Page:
For many years, medical communications has been a fairly primitive affair. It started with the BioCom, a low-power, short range UHF radio for sending voice communications and ECGs. Then came the APCOR and later examples of basically smaller versions of the same thing; limited range radio-technology ECG transmission. Then came Cellular and now we have wireless broadband data networks building out across the country. However, we have done little to exploit them.
It remains the case today that when most people hear the word “Biotelemetry,” they are thinking about sending ECGs. But it could be so much more. How much more is painfully obvious every time I watch a YouTube video with my Toshiba netbook on a 4G wireless card.
It’s a real strange thing — we have the technology but apparently little desire to use it. Maybe one of the reasons why is the common belief that we don’t need it; the doctor in the destination ER “should trust our impressions.” I understand these thoughts and have in earlier years shared them. But my mind has slowly changed to a new perspective. This is not what EMS is supposed to do. We are the eyes and ears of the physician.
Original vision of our role
Our role was originally envisioned as “physician extender”, a way for doctors to practice outside the hospital. Using our eyes they “see” the patient, while using our hands they can deliver care. The idea was not that “we need a new allied health professional to independently deliver care.” The idea was for us to help a physician to deliver care. So why wouldn’t you obviously want him or her to actually see the patient if they could? Of course, with today’s technology, they really could.
Sometimes a picture tells the whole story. I wish the physician could actually see all the vital signs, ECG, SAO2, End-Tidal, right on their screen with a live video-picture of the patient, streaming with sound. Rather than feel threatened by the intrusion into my private space, I’d appreciate the opportunity for better collaboration.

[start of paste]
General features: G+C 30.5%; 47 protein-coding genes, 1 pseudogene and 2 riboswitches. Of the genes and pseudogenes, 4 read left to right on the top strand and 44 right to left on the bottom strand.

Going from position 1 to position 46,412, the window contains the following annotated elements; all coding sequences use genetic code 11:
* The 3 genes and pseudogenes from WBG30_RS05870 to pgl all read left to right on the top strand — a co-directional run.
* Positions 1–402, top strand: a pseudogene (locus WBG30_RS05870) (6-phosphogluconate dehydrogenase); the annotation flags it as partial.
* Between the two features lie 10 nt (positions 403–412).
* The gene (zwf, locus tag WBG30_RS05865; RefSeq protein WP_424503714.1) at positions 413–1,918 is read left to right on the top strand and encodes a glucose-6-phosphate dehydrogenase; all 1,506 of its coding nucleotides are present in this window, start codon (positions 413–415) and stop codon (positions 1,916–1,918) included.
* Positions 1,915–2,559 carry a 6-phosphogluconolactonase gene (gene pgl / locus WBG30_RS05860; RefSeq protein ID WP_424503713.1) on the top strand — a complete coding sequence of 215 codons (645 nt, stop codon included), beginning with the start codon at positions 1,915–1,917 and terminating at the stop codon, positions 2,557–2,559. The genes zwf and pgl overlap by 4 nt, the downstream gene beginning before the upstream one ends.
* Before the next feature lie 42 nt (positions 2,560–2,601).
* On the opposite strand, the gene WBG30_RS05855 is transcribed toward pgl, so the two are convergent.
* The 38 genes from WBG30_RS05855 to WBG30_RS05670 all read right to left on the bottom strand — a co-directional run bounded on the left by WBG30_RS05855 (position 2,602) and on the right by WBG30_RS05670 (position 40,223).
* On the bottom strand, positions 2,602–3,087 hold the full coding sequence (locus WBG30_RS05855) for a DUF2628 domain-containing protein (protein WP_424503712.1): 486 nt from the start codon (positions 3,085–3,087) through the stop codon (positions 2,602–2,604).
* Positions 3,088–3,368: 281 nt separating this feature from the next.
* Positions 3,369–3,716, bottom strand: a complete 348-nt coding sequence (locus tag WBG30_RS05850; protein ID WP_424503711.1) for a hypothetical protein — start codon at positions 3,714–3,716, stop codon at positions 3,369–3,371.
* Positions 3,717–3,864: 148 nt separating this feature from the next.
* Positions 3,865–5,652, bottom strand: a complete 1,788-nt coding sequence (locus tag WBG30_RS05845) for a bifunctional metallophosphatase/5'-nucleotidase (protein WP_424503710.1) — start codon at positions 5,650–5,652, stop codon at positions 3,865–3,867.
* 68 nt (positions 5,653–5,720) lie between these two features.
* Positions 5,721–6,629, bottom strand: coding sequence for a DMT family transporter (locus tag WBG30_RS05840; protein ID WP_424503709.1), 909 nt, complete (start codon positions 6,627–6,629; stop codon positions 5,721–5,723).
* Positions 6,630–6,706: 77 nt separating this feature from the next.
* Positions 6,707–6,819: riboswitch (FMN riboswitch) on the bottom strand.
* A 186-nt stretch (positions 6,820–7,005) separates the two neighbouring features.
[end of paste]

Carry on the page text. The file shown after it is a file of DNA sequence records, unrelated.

You never know what these tools could do to improve pre-hospital care. They are already commercially available, and are even being used in other specialties such as home care and military medicine. Cops have had dashcams for years, but we are still talking our vital signs over the radio or cell-phone.
I’ll bet 10 bucks most patient report are still Johnny & Roy-style incomplete narratives. We have come almost nowhere in 30 years. I can pull money straight from my bank account from the other side of the world instantly, but can’t transmit an SAO2 and respiratory rate to the hospital. I’m old; I used all my birth-right allocated luck up years ago. I want some fresh, recently and well-trained eyes and ears seeing exactly what I see and hearing what I hear. I’m ready for some real help and as a result, a little less stress.
We are still fighting about how best to transmit a simple ECG. I have been astonished at the number and variety of different costs involved for an EMS system just to send ECGs. It’s even worse for the larger urban hospitals. The end result is no standardization, high costs, and pretty dismal performance with limited capabilities.
While most EMS systems only use one brand of cardiac monitor, a busy urban ER could receive patients from a dozen different systems in a single day, which can result in a nightmarish challenge. The ECG is just one small part of the picture. We’re still fiddling with one piece of the puzzle while the board stands mostly empty.
Models of broadband mobile telemetry have been trialed in various places around the country. The technology is ready; I think the main obstacles are privacy concerns. This is a lot of confidential data flying around, and how to best control its release while it broadcasts to every nook and cranny could be a challenge. I imagine these challenges all have ready solutions. If I can swipe a credit card on a hand-held at a trade show, I can send patient information safely.
On the patient data side, several firms have already explored obvious parts of the solution. Highly sophisticated and compact multi-parameter monitors have been introduced, like the Philips IntelliVue MP2, which can acquire all the physiological data with one compact instrument. The MP2 is FDA-cleared for use in road ambulance, aircraft and helicopter transport, and it’s designed to withstand harsh out-of-hospital environments, including rain, shock, vibration, high humidity, and extreme temperatures.
The MP2 is a very compact and easily carried monitor weighing just over 3 pounds. It offers a customizable display of ECG, SpO2, and NIBP. It does have a computer data port on the back so it should be possible to export everything.
A lot of the development in medical data systems has come from the leading EMS defibrillator companies. The dominant trend has been for EMS providers to prefer having more and more parameters of patient diagnostics built right into the defibrillator. The ZOLL M CCT Series features a three-channel display for ECG and up to two invasive pressures, with ranges covering arterial, pulmonary arterial, central venous or intracranial pressure as well as two temperature channels. Of course, it also provides you all the non-invasive parameter options of the M Series including SpO 2, EtCO 2, NIBP, and fully interpretive 12-lead ECG.